Strength, hope and comfort amid flight to Armenia

Barnabas provides aid to Christians forced to flee Nagorno-Karabakh

Hasmik’s baby was born during the hardships of the Azerbaijani blockade of Nagorno-Karabakh. Hasmik, a biology teacher, and her husband, a security worker, left their homeland on 25 September, carrying the baby in their car along with their three older children, the eldest of whom is ten. They spent three days on the road before reaching Armenia.

Now the extended family of eight are living in the Armenian capital Yerevan in the home of a distant relative. They are grateful for the donations of Barnabas supporters. “This money is very important for us so that we can buy winter clothes and shoes for our four children,” explained Hasmik.

Father-of-four Nverik thanks God and Barnabas for the assistance given to his family. “I will spend this money on improving our family living conditions,” he said as he signed to confirm receipt of the grant.

Nverik and his family left Artsakh on 27 September and spent 23 hours travelling by car before arriving in Armenia, where they are now living with a distant relative. It was the third time they have had to move because of Azerbaijan’s occupation; the first was during the six-week 2020 war.

In Karabakh, Nverik’s wife worked in a village kindergarten, and he was a Major in the army. Now Nverik is looking to earn a living as a taxi driver using the only thing he still owns, the family car.

We live by the grace of God, giving glory every evening and morning. It gives us strength to cope.”

These are the words of grandmother Anahit, just one of tens of thousands of Christians who arrived exhausted, malnourished and traumatised in Armenia after leaving almost everything they had behind.

They fled their ancestral homeland of Nagorno-Karabakh where Armenian Christians have lived and worshipped for more than 2,000 years, towards the end of September 2023.

They had already endured almost ten months of terrible deprivation and near-starvation while blockaded by neighbouring Muslim-majority Azerbaijan, followed by a full-scale invasion by the Azerbaijani military, which began on 19 September.

Almost the entire 120,000 Christian population – including 30,000 children – has left the disputed enclave that, by a quirk of history, lies within the borders of Azerbaijan.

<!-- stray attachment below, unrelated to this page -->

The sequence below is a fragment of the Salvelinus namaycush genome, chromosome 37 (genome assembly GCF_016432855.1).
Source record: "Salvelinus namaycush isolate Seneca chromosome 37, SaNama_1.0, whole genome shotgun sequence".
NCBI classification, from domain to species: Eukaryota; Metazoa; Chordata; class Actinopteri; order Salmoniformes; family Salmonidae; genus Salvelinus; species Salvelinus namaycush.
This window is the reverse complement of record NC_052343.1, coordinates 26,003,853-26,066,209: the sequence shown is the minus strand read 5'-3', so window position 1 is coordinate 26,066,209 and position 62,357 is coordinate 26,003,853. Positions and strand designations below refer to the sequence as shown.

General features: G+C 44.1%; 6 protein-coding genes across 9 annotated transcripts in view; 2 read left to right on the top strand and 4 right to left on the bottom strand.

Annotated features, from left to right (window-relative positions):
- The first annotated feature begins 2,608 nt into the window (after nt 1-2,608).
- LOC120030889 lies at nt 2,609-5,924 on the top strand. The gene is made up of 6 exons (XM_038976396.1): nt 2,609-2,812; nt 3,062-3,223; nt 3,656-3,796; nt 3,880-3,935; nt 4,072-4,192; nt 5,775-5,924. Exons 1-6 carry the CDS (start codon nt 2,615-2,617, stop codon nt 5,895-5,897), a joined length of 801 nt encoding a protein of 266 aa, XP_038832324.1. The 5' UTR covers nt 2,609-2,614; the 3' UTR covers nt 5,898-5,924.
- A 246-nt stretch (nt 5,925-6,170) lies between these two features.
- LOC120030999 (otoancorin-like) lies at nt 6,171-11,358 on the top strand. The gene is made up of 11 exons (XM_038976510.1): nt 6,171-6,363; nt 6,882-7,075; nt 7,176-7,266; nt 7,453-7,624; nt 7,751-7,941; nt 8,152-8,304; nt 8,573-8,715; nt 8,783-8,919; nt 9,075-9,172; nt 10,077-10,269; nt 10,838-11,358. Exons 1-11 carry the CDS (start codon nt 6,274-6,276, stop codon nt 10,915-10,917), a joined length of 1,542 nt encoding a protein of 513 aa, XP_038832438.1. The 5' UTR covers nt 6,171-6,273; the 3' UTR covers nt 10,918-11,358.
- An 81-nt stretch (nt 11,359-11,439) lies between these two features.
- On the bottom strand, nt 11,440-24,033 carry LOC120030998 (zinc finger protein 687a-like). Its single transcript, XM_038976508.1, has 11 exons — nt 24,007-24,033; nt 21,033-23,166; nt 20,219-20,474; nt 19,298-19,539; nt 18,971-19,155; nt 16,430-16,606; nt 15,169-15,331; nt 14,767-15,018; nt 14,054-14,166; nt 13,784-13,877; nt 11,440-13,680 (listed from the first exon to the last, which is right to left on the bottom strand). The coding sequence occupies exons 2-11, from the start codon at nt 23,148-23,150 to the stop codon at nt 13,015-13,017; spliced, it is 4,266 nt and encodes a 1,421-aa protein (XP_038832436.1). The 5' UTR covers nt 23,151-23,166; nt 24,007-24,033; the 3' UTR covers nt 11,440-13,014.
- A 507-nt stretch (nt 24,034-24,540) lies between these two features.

Christian families crammed whatever possessions they could into whatever means of transport they had available to leave for Armenia. Anahit and her husband were travelling with their four grandchildren.

Their faith gives them the strength to make a fresh start in a new land and they thank God for the help given to them by Barnabas that sustained them on their arrival.

Hope, comfort and solidarity

The couple and their grandchildren are among 1,650 newly arrived Christian families most in need who are receiving financial assistance from Barnabas.

“By providing financial and spiritual support, the programme brought hope, comfort and a sense of solidarity”

Our church partners in Armenia advised us that providing a cash grant to individual families was the best and quickest way to help them. The money, donated by Barnabas supporters, has been distributed through church leaders who have also given much-needed spiritual and emotional support to refugees young and old.

This has had a profound effect. “By providing financial and spiritual support, the programme brought hope, comfort and a sense of solidarity,” said our church partners.

Elizaveta is using the money she has received from Barnabas to buy food to sustain her children. “Thank you for helping us,” she said.

She fondly remembers her home in Nagorno-Karabakh, where vegetables they grew in the yard of their apartment provided them with vital nutrients during the difficult days of the Azerbaijan blockade.

“On 25 September we left our house with seven people in our own car and were on the road for three days,” she said.

She and her husband, who is hearing-impaired, and their children are now living with a relative in Yerevan. They hope one day to move to a home where they will be able to grow vegetables again.

“We miss our beloved Nagorno-Karabakh, but we know these are the conditions now and we must adapt,” said mother-of-four Marta, thanking Barnabas for its financial assistance. “Life goes on, we must continue to live for our children.” The family fled their homeland in September and returned to the same Armenian shelter where they had been given refuge when displaced during the six-week 2020 war between Azerbaijan and Nagorno-Karabakh.

“Despite how hard it is for us, we don’t let the children feel it. Now they are adapted and living comfortably here.”

Project reference: PR1539

More stories